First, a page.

Simply Crown and Bridge
198 Cambridge Road
Kingston Upon Thames
KT1 3LF

Tel: 0208 5494836

Impression and bite advice

One of the biggest problems when it comes to precision Crown and Bridge, are impressions and bites.

Now is that a dental laboratory trying to allocate blame for problems? Not at all. It is recognition of a couple of simple facts. In the laboratory our conditions are very stable. Working accurately is a question of attention to detail. In the surgery, however, your attention to detail may be perfect but constantly changing biological conditions, bleeding and saliva, not to mention difficult patients, can all conspire to produce impressions that look completely accurate but are invisibly distorted.

Here we have a big problem, because if the impression is not accurate, everything else that follows will be inaccurate. The resulting remakes waste surgery and laboratory time, and profit will be lost.

Is there anything that we can do?

Yes. Here are our recommendations for consistent high quality impression taking.

1. Impressions need to be taken in full arch trays. The trays must be of a high quality and extremely rigid. These can be plastic or metal. The standard blue plastic tray is not structurally solid enough, and regularly distorts.

2. High quality impression materials should be used. Our personal favourite is Honigum available from Henry Schein.

3. Always use a good tray adhesive. So many perfectly good impressions are invisibly distorted because they have pulled slightly away from the inside of the tray. A good tray should also have excellent retentive properties not just holes.

4. Take your time. You shouldn't need to rush. A good quality impression material will always give time to work and will be easy to mix.

5. Retraction cord. This is a must when working privately. You really don't want us guessing where the edge of your preparation is. Remember you can see the contrast of tooth and gum. We get no such help to pick out the margin.

6. We recommend a one stage technique. Two stage techniques allow for the compression of an already set material against a flowing material. If the correct pressure relief has not been provided, distortion will occur. To sum up. Two stage techniques are considerably more technique sensitive. A good one stage technique would be as follows:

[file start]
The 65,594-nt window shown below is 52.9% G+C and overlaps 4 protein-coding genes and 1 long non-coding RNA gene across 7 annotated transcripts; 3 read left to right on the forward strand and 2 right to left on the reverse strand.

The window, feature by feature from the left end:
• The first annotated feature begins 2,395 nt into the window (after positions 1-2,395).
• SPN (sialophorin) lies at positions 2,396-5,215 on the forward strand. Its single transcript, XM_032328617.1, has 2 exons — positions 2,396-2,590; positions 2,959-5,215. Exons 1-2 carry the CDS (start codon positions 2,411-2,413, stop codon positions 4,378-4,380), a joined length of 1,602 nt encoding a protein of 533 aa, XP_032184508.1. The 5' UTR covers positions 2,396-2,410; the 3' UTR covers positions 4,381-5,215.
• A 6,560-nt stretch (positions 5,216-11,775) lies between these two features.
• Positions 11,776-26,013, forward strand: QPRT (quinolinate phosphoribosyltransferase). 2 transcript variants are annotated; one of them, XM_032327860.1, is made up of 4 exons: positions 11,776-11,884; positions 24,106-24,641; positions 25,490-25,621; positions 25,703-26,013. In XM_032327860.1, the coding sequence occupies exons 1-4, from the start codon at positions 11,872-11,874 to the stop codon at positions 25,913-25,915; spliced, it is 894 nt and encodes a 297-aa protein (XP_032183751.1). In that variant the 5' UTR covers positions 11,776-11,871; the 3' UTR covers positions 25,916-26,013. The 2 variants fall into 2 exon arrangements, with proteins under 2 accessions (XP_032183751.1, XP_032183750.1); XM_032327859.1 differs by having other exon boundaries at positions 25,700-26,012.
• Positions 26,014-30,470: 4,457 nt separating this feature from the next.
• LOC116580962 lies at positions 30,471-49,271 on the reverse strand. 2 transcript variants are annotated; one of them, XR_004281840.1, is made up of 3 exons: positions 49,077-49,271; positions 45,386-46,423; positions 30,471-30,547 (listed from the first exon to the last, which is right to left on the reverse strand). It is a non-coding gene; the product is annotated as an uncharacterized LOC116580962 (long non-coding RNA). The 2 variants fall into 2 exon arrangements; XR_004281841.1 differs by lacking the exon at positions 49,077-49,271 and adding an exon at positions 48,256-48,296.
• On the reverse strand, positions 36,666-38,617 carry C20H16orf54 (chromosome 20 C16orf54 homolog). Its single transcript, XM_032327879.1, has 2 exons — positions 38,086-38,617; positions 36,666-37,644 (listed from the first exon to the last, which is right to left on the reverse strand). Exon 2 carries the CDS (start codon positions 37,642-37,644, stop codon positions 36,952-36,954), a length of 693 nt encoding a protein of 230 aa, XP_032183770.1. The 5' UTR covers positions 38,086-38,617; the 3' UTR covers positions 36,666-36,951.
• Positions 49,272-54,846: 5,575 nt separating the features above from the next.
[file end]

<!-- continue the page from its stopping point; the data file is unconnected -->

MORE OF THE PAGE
A good impression, taken in Honigum, showing very clear margins and no occlusal distortion.
  • Syringe the soft body around the preparation.
  • Place the putty in the tray around the whole arch.
  • Prepare a deep indent in the putty giving space for the teeth. This helps to relieve pressure when the impression is placed.
  • Syringe the remaining soft body into the prepared indent. This must also go around the whole arch.
  • Place the tray and use an even, sustained pressure. Allow no movement while setting.

A good opposing impression, taken in Honigum, showing no occlusal distortion.
7. We always recommend using the same silicon impression materials and techniques for the opposing arch. Alginate distorts over time. It absorbs or loses moisture if not kept in perfect conditions. By the time your alginate has sat in the surgery for half a day, been with a courier or in the post for several hours, then waited to slot into the laboratories work schedule, it will not have the integrity it had when it first came out of the mouth. Remember an accurate opposing impression is just as important as an accurate working impression. Technicians cannot always tell if an opposing arch is distorted. We can be working in the belief that we have a 2mm gap when the reality is we only have 1mm.
A syringed bite in president Jet Bite a material favoured in the Laboratory for its resilient nature
The bite is cut and prepared for use
8. When taking the bite please throw away the wax. It doesn't work. You need to syringe a good quality silicon bite material into the area of the preparation. If you are preparing more than one tooth and are concerned about losing the bite, then we recommend that you prepare a few teeth first, evenly spaced around the arch. Leave enough teeth for the patient to easily find centric and then syringe your bite material into these localised areas. Then continue your preparation. The accuracy of the silicon sections enables us to easily locate the patient's pre operative position.
When cut in this way we have visible proof that there is no distortion.
9. In the lab we carefully trim the silicon bite material cutting through the area of the preparation; this enables us to accurately see if the silicon is in place. There should be no gaps around the preparation or the opposing teeth. When this has been established we know we must have the same space on the model as you had in the mouth. If any gaps are visible we know something is distorted. At least with a bite taken like this, the additional information can help us compensate for this distortion.

 

10. We don't recommend the use of triple trays for private work, but if you do wish to use them, please Download. "Triple Tray Distortion"